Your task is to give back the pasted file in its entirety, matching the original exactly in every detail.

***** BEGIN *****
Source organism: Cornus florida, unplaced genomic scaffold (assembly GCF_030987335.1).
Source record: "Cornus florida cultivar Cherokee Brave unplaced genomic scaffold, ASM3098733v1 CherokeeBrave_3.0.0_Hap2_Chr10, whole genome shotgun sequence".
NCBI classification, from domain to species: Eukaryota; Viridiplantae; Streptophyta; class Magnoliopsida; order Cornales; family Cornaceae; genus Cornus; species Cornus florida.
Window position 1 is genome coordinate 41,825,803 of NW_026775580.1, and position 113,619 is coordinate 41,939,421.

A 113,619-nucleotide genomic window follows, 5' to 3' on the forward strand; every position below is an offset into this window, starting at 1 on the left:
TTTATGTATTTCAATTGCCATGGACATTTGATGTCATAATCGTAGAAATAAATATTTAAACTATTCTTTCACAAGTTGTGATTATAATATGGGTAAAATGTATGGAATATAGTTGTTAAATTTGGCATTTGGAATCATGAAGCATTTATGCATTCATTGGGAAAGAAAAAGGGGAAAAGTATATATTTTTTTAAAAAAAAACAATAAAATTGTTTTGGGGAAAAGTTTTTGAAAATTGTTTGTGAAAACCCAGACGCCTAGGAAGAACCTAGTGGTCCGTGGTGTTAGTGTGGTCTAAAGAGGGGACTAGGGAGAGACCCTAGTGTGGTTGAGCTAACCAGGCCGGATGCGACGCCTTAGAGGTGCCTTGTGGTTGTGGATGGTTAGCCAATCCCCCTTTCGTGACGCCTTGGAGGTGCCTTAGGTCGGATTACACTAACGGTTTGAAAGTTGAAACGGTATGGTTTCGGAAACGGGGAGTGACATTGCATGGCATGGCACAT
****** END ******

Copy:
Source organism: Cornus florida, unplaced genomic scaffold (assembly GCF_030987335.1).
Source record: "Cornus florida cultivar Cherokee Brave unplaced genomic scaffold, ASM3098733v1 CherokeeBrave_3.0.0_Hap2_Chr10, whole genome shotgun sequence".
NCBI classification, from domain to species: Eukaryota; Viridiplantae; Streptophyta; class Magnoliopsida; order Cornales; family Cornaceae; genus Cornus; species Cornus florida.
Window position 1 is genome coordinate 41,825,803 of NW_026775580.1, and position 113,619 is coordinate 41,939,421.

A 113,619-nucleotide genomic window follows, 5' to 3' on the forward strand; every position below is an offset into this window, starting at 1 on the left:
TTTATGTATTTCAATTGCCATGGACATTTGATGTCATAATCGTAGAAATAAATATTTAAACTATTCTTTCACAAGTTGTGATTATAATATGGGTAAAATGTATGGAATATAGTTGTTAAATTTGGCATTTGGAATCATGAAGCATTTATGCATTCATTGGGAAAGAAAAAGGGGAAAAGTATATATTTTTTTAAAAAAAAACAATAAAATTGTTTTGGGGAAAAGTTTTTGAAAATTGTTTGTGAAAACCCAGACGCCTAGGAAGAACCTAGTGGTCCGTGGTGTTAGTGTGGTCTAAAGAGGGGACTAGGGAGAGACCCTAGTGTGGTTGAGCTAACCAGGCCGGATGCGACGCCTTAGAGGTGCCTTGTGGTTGTGGATGGTTAGCCAATCCCCCTTTCGTGACGCCTTGGAGGTGCCTTAGGTCGGATTACACTAACGGTTTGAAAGTTGAAACGGTATGGTTTCGGAAACGGGGAGTGACATTGCATGGCATGGCACAT